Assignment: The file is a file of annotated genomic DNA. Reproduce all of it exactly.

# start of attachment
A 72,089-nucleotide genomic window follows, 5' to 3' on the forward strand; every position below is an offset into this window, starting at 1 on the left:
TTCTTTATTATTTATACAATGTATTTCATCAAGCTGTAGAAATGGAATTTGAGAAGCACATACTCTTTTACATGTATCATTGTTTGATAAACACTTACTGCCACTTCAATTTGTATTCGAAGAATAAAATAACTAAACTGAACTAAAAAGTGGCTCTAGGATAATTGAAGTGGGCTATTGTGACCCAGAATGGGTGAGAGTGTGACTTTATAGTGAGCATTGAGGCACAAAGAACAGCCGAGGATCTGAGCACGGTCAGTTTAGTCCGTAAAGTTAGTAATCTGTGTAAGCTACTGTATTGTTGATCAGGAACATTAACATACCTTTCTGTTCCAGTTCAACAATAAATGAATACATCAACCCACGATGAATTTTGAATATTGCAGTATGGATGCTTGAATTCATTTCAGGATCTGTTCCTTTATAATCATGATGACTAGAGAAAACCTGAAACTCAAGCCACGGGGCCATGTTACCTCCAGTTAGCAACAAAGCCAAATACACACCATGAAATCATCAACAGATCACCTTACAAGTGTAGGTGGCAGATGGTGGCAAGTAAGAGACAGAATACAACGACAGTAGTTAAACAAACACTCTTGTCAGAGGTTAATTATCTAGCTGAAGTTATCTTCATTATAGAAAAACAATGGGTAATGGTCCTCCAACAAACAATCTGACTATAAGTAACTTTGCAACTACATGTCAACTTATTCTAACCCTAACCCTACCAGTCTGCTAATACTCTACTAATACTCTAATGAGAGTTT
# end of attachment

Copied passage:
A 72,089-nucleotide genomic window follows, 5' to 3' on the forward strand; every position below is an offset into this window, starting at 1 on the left:
TTCTTTATTATTTATACAATGTATTTCATCAAGCTGTAGAAATGGAATTTGAGAAGCACATACTCTTTTACATGTATCATTGTTTGATAAACACTTACTGCCACTTCAATTTGTATTCGAAGAATAAAATAACTAAACTGAACTAAAAAGTGGCTCTAGGATAATTGAAGTGGGCTATTGTGACCCAGAATGGGTGAGAGTGTGACTTTATAGTGAGCATTGAGGCACAAAGAACAGCCGAGGATCTGAGCACGGTCAGTTTAGTCCGTAAAGTTAGTAATCTGTGTAAGCTACTGTATTGTTGATCAGGAACATTAACATACCTTTCTGTTCCAGTTCAACAATAAATGAATACATCAACCCACGATGAATTTTGAATATTGCAGTATGGATGCTTGAATTCATTTCAGGATCTGTTCCTTTATAATCATGATGACTAGAGAAAACCTGAAACTCAAGCCACGGGGCCATGTTACCTCCAGTTAGCAACAAAGCCAAATACACACCATGAAATCATCAACAGATCACCTTACAAGTGTAGGTGGCAGATGGTGGCAAGTAAGAGACAGAATACAACGACAGTAGTTAAACAAACACTCTTGTCAGAGGTTAATTATCTAGCTGAAGTTATCTTCATTATAGAAAAACAATGGGTAATGGTCCTCCAACAAACAATCTGACTATAAGTAACTTTGCAACTACATGTCAACTTATTCTAACCCTAACCCTACCAGTCTGCTAATACTCTACTAATACTCTAATGAGAGTTT